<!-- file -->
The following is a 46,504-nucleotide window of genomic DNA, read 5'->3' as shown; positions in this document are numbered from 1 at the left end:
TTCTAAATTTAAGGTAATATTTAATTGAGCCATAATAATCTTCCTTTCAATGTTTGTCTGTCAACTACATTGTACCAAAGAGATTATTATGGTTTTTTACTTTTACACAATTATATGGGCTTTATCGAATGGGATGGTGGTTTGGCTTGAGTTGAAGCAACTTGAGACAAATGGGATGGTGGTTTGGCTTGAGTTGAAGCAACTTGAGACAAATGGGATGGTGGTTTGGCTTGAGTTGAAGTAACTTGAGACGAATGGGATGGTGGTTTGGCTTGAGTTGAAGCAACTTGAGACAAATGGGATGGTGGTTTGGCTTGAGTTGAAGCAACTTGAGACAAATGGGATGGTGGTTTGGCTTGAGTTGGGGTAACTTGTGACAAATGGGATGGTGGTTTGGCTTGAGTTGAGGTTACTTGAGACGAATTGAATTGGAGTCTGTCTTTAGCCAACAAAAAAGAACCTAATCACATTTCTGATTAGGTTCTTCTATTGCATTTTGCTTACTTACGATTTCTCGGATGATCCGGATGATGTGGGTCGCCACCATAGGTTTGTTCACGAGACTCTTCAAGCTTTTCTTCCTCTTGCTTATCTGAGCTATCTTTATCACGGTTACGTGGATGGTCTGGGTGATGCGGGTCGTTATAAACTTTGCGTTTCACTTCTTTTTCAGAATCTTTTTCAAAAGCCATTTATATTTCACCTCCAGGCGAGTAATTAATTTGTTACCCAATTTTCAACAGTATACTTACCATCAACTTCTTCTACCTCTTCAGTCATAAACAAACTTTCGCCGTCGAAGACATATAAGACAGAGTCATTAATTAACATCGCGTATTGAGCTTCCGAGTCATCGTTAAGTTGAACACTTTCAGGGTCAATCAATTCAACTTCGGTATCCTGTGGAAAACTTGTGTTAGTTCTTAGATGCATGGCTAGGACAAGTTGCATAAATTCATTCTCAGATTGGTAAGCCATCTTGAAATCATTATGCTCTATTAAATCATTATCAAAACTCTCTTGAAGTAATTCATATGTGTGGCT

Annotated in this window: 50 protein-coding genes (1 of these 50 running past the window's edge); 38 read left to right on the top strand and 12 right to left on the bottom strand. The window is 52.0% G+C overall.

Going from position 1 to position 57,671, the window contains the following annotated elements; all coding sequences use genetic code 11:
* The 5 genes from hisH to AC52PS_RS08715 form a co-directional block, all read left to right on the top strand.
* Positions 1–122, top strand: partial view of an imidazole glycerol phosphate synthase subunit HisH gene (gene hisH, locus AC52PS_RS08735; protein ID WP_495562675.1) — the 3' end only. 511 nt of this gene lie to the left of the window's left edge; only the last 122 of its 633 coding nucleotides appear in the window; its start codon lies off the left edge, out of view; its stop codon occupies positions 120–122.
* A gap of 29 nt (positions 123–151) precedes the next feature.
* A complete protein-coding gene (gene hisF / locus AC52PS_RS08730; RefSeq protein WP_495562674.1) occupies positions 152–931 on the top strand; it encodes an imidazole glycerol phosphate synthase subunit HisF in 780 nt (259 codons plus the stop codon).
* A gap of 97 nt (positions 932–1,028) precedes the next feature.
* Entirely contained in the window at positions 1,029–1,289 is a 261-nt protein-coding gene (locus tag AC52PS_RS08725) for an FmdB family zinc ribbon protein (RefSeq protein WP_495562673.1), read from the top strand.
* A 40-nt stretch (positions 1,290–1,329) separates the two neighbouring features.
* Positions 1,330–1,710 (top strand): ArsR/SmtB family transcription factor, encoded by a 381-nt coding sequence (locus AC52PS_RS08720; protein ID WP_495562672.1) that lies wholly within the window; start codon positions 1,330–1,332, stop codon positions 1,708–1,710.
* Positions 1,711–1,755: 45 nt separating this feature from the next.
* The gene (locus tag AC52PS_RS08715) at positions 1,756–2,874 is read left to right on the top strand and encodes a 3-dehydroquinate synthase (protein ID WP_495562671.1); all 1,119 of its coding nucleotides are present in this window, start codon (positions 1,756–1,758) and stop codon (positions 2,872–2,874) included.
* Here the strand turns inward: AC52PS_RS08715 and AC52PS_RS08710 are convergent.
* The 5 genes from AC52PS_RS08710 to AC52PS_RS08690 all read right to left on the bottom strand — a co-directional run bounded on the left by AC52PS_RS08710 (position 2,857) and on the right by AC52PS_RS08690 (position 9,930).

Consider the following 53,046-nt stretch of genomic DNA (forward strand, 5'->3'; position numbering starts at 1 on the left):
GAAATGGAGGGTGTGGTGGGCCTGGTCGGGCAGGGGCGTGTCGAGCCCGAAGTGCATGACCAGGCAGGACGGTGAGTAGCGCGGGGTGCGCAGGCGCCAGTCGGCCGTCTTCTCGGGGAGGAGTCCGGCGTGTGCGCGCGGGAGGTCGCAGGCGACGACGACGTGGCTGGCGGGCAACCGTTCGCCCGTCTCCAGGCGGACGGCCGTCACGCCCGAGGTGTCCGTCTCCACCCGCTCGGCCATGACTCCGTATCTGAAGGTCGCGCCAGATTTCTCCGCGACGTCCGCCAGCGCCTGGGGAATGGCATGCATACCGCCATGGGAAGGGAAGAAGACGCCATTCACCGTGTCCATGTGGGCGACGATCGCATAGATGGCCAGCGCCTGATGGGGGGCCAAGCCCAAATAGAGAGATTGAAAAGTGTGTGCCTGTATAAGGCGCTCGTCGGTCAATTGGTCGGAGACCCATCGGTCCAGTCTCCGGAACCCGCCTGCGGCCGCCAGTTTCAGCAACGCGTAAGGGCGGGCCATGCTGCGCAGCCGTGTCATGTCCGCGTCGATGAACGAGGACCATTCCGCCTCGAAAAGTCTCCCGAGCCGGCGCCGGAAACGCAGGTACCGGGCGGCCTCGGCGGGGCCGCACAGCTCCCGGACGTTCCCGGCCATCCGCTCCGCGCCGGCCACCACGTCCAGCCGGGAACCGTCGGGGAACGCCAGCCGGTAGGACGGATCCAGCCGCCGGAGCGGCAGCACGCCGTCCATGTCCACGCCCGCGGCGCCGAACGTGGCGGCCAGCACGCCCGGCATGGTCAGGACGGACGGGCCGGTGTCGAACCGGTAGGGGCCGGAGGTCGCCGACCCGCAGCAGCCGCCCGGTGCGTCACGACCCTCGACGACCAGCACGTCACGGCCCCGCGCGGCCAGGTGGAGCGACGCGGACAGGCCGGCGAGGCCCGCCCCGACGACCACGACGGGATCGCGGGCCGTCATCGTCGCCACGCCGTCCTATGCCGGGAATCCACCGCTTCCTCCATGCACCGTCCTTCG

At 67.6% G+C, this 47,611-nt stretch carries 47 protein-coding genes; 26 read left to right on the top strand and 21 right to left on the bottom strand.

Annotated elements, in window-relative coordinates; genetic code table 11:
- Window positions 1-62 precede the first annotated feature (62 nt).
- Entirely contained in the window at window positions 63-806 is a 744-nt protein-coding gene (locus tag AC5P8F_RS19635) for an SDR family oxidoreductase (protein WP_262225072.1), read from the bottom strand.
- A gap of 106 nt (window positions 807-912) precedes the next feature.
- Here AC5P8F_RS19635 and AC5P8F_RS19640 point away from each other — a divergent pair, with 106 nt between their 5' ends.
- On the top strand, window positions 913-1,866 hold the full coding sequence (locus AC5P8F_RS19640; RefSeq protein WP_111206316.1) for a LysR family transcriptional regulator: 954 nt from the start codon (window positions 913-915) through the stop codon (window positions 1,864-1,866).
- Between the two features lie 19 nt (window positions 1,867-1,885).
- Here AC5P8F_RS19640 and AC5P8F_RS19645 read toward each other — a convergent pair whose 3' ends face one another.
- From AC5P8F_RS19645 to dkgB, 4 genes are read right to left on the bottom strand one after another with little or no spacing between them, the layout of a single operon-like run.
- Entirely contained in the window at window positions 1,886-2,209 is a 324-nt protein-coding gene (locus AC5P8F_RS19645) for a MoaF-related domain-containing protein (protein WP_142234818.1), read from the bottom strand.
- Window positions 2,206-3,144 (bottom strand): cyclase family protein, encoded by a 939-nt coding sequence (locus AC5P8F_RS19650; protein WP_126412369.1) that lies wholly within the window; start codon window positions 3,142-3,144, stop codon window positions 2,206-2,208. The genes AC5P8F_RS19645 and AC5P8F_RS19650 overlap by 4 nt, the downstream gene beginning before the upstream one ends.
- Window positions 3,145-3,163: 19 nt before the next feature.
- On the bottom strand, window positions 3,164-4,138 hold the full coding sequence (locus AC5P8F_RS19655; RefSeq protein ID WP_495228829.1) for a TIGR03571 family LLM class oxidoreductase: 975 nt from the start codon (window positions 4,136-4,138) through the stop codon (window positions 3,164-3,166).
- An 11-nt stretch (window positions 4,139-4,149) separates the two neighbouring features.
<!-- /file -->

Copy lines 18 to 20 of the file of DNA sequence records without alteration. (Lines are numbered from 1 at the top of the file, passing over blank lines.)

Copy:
GAAATGGAGGGTGTGGTGGGCCTGGTCGGGCAGGGGCGTGTCGAGCCCGAAGTGCATGACCAGGCAGGACGGTGAGTAGCGCGGGGTGCGCAGGCGCCAGTCGGCCGTCTTCTCGGGGAGGAGTCCGGCGTGTGCGCGCGGGAGGTCGCAGGCGACGACGACGTGGCTGGCGGGCAACCGTTCGCCCGTCTCCAGGCGGACGGCCGTCACGCCCGAGGTGTCCGTCTCCACCCGCTCGGCCATGACTCCGTATCTGAAGGTCGCGCCAGATTTCTCCGCGACGTCCGCCAGCGCCTGGGGAATGGCATGCATACCGCCATGGGAAGGGAAGAAGACGCCATTCACCGTGTCCATGTGGGCGACGATCGCATAGATGGCCAGCGCCTGATGGGGGGCCAAGCCCAAATAGAGAGATTGAAAAGTGTGTGCCTGTATAAGGCGCTCGTCGGTCAATTGGTCGGAGACCCATCGGTCCAGTCTCCGGAACCCGCCTGCGGCCGCCAGTTTCAGCAACGCGTAAGGGCGGGCCATGCTGCGCAGCCGTGTCATGTCCGCGTCGATGAACGAGGACCATTCCGCCTCGAAAAGTCTCCCGAGCCGGCGCCGGAAACGCAGGTACCGGGCGGCCTCGGCGGGGCCGCACAGCTCCCGGACGTTCCCGGCCATCCGCTCCGCGCCGGCCACCACGTCCAGCCGGGAACCGTCGGGGAACGCCAGCCGGTAGGACGGATCCAGCCGCCGGAGCGGCAGCACGCCGTCCATGTCCACGCCCGCGGCGCCGAACGTGGCGGCCAGCACGCCCGGCATGGTCAGGACGGACGGGCCGGTGTCGAACCGGTAGGGGCCGGAGGTCGCCGACCCGCAGCAGCCGCCCGGTGCGTCACGACCCTCGACGACCAGCACGTCACGGCCCCGCGCGGCCAGGTGGAGCGACGCGGACAGGCCGGCGAGGCCCGCCCCGACGACCACGACGGGATCGCGGGCCGTCATCGTCGCCACGCCGTCCTATGCCGGGAATCCACCGCTTCCTCCATGCACCGTCCTTCG

At 67.6% G+C, this 47,611-nt stretch carries 47 protein-coding genes; 26 read left to right on the top strand and 21 right to left on the bottom strand.

Annotated elements, in window-relative coordinates; genetic code table 11: